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23

It's not clear by your question if you really want to know techniques that allow games to save disk space even when having large amounts of heavy image/resource files (that's what is in the body of the question), or if you just wanna know if there are less disk-space hungry ways of doing animation for your buildings (that's what is implied by the title of ...


7

Here are few pointer you can use Try to make sure all your Background and non transparent images are not in PNG format Try to have all animation loop-able i.e. if animation is 1,2,3,4,5,6 try to make it like 1,2,3,4,3,2,1 where these numbers are frame number of animation, it helps a lot if many image are same and only color differs (generally UI buttons,m ...


7

I would propose that you try TexturePacker you can simply drag and drop all your images and get them packed you can apply different compression - e.g. use indexed PNGs which consume way less memory - up to 70% less compared to a standard PNG file you can create a file data files that contain the name + position of each of your buildings the free version ...


4

Normally you would load your images on-the-fly from a normal file then pass the decompressed pixels to OpenGL, but I'm also fond of embedding resources into the executable :). For an extreme example, see my PS2 game. The whole thing consists of a single 4 Megabytes executable, all assets built-in. What I did, and you can also take the same approach if you ...


4

I came to this site looking for a similar question and there are indeed a few good resources pointed both in the answers to your question and in other questions. You should probably take a look at 2D animation: Animated 3D models or sprites with animation frames? for some debate on different types of animation. It helped me optimize my game. Also, you don't ...


4

A lot of games don't keep their graphical assets in the .apk; they only include the "basics" like UI graphics and the game code and download the rest of the assets once the game's been installed. This is especially true for games that use different graphic resources depending on the resolution of your display to keep the .apk from having to contain both ...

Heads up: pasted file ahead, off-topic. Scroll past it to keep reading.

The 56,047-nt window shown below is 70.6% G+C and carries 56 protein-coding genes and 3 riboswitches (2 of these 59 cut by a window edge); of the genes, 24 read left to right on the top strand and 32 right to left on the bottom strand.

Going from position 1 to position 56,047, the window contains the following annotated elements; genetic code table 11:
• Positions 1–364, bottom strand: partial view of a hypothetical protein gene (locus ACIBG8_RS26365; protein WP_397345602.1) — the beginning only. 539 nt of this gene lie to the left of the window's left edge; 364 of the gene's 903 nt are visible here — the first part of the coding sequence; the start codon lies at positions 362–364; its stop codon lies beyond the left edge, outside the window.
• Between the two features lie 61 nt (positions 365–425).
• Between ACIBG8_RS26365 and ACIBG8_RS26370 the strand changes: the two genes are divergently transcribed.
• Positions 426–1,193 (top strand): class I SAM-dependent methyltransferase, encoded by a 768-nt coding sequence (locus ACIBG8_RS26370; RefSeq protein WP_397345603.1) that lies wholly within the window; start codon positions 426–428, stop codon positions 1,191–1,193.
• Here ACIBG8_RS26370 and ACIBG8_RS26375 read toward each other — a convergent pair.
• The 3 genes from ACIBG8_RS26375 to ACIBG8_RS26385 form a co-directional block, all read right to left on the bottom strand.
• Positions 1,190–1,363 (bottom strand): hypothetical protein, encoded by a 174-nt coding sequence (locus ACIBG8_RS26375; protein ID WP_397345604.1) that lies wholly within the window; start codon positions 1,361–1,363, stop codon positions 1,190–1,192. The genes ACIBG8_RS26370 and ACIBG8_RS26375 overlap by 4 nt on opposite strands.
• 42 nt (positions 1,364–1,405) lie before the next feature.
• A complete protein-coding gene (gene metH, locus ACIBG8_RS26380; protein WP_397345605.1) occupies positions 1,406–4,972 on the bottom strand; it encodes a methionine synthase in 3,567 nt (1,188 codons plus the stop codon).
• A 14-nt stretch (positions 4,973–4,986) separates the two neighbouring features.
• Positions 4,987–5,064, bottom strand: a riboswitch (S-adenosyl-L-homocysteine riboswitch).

3

Get the simplest possible example that approaches your expected complexity, running. Code up say 5-6 considerably different behaviours, make entity count variable, and then test at different counts, optimise, and scale up from there. You cannot do game development without prototyping, it is the nature of this profession. You can reduce the complexity of your ...


2

Break the grid into chunks of 2d map. If you have some bounds theb store these chunks in a higher level grid and read/write the chunks to disk as they come in and out of the active area. If you truly have an infinte area store the chunks in a hastable instead but remember to remove chunks that are out of the active area or else the hashtable will be too ...


2

Depending on your needs, you could just serialize a Dictionary to a binary file. I can post some code after I get home, but this link explains the serialization features of C#: http://tech.pro/tutorial/618/csharp-tutorial-serialize-objects-to-a-file This is only secure-ish (a binary file is harder to hack than an excel spreadsheet) but that's all you ...


2

From wikipedia (http://en.wikipedia.org/wiki/Super_Nintendo_Entertainment_System#Game_cartridge) The largest games released (Tales of Phantasia and Star Ocean) contain 48 Mbit of ROM data That's 6MBytes. The smallest tile/sprite you could easily store is a 8x8 1bpp tile, giving you (6*1024*1024/8) 786,432 tiles without any space for code and other ...


1

To answer your main questions: Does your A* implementation expect undirected graph? Do you have one-way mirrors? no, unless you require logic for finding not-visible-paths And about saving memory, it all depends - how spare the adjacency matrix would be? (profile!) If most nodes see almost all nodes (a forest for example), you would lose a lot memory by ...


1

There's a few variables that aren't mentioned like how big you expect it to be, what platform the games are going to go on, etc so as usual there's a lot of "it depends" on any answer. One option is to serialize the data out to JSON. If you store some sort of checksum against the data you'll immediately know if the data has been changed. You can also ...



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